Quantum Systems Theory Workshop
The QSHS collaboration organised a Quantum Systems Theory workshop at IPPP, Durham, 6th-8th September 2022. This was an invitation only meeting attended by members of the Collaboration, with talks on Quantum Systems Theory. The meeting ended with planning and discussion of our activities over the next 12 months. We are grateful to IPPP for their contribution and help in organising this event, and to our special guests for their input.
A special thank you to our guest speakers (John Gough (University of Aberystwyth), Saptarshi Chaudhuri (Princeton University), Pieter Kok (University of Sheffield), Stafford Withington (University of Cambridge).
Cosmology and Astrophysics Meeting, Durham, 8th September 2022
During the same week there was a Cosmology and Astrophysics meeting, organised by Organising Committee (Martin Bauer, Fran Chadha-Day, Jamie McDonald) where a QSHS talk, titled ‘Overview talk on QSHS – A UK search for hidden sector dark matter’ was presented by Ed Daw.
Particle Astrophysics Roadmap
The Particle Astrophysics Advisory Panel is pleased to announce that the 2022 Particle Astrophysics Roadmap is now available on the STFC website: https://www.ukri.org/publications/particle-astrophysics-advisory-board-roadmap-2022/
£500,000 is awarded for developing dark matter detection with a project titled “ParaPara: A Quantum parametric amplifier using quantum paraelectricity”, led by Ed Laird, Yuri Pashkin and Ian Bailey, Lancaster University in collaboration with University College London. Funded as part of the Quantum Technologies for Fundamental Physics Programme.
Read more: Physicists developing a dark matter detector.
We are delighted to announce that the QSHS dilution refrigerator and magnet are being built by Oxford Instruments.
Oxford Instruments made the announcement on 4th August 2022. Read here.
We look forward to working closely with Oxford Instruments over the next few months. Watch this space for further updates.
James Webb space images revealed
James Webb space telescope images are truly amazing! See the images for yourself in Webb News – they are simply stunning.
QSHS Collaboration meeting, NPL, 27th June 2022
The QSHS project groups met for a Collaboration meeting, hosted by the National Physical Laboratory (NPL), on 27th June 2022. It was a great opportunity to hear talks from the young researchers working on the QSHS project and updates on the excellent progress being made. The meeting ended with a tour of NPL. Our thanks to all involved, especially to Ling Hao, Gemma Chapman, Jamie Potter and John Gallop for hosting the event.
A tour of the NPL was fascinating, and what an amazing place to work in for delivering these large-scale research projects.
Our meeting finished with some time for networking and more discussion on the QSHS project (below).
If you missed the Pint of Science event in Lancaster last month, you can catch a demonstration by Ed Laird, QSHS project investigator, of how we infer the existence of dark matter (see below). If all you can see is the balloon, you still know something must be pulling on the string. All we can see is orbiting stars, but we can still infer that dark matter must be pulling on them. Interesting hey?
Outreach event: Particles, Polymers and Periodicity:
Dr Edward Laird, discusses searching for dark matter using quantum technology at the Outreach event: Pint of Science, 10th May 2022. The event was attended by over 40 people and received excellent feedback. Pint of Science.
Introducing the QSHS project students:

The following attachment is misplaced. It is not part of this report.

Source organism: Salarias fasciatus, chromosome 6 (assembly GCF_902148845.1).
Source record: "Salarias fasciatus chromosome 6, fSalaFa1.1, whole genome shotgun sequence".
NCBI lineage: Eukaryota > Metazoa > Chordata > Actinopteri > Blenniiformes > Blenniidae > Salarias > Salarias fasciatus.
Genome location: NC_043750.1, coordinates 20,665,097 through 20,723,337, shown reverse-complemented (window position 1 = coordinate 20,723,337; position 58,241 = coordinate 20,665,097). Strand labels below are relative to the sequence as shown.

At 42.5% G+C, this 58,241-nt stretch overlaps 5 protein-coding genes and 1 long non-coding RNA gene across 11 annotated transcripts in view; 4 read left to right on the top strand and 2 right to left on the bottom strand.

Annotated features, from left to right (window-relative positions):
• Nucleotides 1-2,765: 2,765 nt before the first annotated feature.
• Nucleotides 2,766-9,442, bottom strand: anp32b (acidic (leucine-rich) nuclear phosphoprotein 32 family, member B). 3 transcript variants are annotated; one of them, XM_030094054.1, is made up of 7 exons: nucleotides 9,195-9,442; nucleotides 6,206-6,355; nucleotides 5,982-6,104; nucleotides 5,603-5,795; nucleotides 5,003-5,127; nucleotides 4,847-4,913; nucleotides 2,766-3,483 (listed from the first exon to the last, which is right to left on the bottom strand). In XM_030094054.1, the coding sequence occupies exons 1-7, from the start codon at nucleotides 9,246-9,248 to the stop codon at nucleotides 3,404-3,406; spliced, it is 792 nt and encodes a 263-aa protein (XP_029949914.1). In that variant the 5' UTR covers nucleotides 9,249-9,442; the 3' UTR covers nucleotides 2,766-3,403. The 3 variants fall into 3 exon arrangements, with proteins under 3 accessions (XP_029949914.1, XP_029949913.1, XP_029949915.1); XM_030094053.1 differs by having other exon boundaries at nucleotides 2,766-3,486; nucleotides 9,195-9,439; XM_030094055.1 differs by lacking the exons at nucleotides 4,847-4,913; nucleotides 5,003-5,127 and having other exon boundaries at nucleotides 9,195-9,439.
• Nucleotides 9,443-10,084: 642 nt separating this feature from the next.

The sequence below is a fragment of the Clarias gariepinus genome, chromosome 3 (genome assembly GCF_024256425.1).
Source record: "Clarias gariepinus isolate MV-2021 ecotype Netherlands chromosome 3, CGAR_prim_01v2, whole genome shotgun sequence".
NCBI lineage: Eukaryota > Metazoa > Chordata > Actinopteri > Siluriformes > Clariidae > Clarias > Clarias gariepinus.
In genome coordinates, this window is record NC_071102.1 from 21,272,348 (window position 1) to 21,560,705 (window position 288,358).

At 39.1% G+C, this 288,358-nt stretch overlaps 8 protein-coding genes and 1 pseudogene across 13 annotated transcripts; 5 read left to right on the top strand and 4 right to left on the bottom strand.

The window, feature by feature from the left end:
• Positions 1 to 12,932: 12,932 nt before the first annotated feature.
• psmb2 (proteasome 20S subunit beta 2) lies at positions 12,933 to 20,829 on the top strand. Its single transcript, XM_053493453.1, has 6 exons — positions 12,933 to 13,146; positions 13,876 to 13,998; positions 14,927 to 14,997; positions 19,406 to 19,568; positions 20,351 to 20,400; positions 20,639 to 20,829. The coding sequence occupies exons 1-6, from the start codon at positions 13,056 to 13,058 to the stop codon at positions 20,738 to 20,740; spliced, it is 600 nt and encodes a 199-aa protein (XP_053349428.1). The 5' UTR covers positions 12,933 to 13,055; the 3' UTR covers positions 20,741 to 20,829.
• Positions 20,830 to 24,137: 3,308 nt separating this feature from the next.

Searbhán Ó Peatáin, PhD Student, working with Prof. Yuri Pashkin, University of Lancaster.
Mitch Perry, PhD student, working with Prof. Ed Daw, University of Sheffield.
Clem Mostyn, PhD Student (STFC funded) joins the QSHS in September 2022.
Preparations begin with the refurbishment of two laboratories to house QSHS equipment in Sheffield. Watch this space for further updates.
QSHS TWITTER ACCOUNT IS LAUNCHED
Follow us on twitter @info_qshs
STFC tweet the published paper by Professor Ed Daw IWAVE.
A pdf version of this paper is available here.
Despite the pandemic we managed to recruit excellent and highly skilled PDRAs to the QSHS project in 2021/22. A warm welcome to all.
Paul Smith – Sheffield PDRA, previous experience: MICE target mechanism, instrumentation and electronics.
Bhaswati Chakaborty – UCL PDRA, previous experience: synthesis of transition metal dichalcogenides, 2D materials, nanocomposites.
Gemma Chapman – NPL PDRA, previous experience: silicon based quantum technologies, low temperature electrical measurements, on-wafer microwave measurements.
Mahesh Soni – Lancaster PDRA, previous experience: device simulation and fabrication, low temperature tests. Unfortunately, Mahesh leaves QSHS in August 2022, we wish him well for the future.
Michele Piscitelli – Oxford PDRA, previous experience: detection of microwave photons with qubits, nanoscale magnetic resonance.
Ningqiang Song – Liverpool PDRA, previous experience: particle phenomenology, with special focus on dark matter and neutrinos.
Future Leaders Fellowship awarded to Ed Hardy, University of Liverpool.
We are delighted to announce that Ed Hardy has been awarded a prestigious Future Leaders Fellowship. We wish him well in his future endeavours. Read more about the Future Leaders Fellowship here.
Angela Warren joins the QSHS collaboration as Project Manager. If you have any specific questions about the project, please contact Angela in the first instance by email at firstname.lastname@example.org
September 2021 – Press Releases
You can access the various press releases and coverage of the QSHS project, it’s funding and collaborators using the links provided:
Lancaster University, News, 13 January 2021. https://www.lancaster.ac.uk/news/2m-award-for-quantum-technologies-to-solve-the-mysteries-of-the-universe
UKRI Gateway, https://gtr.ukri.org/projects?ref=ST%2FT006811%2F1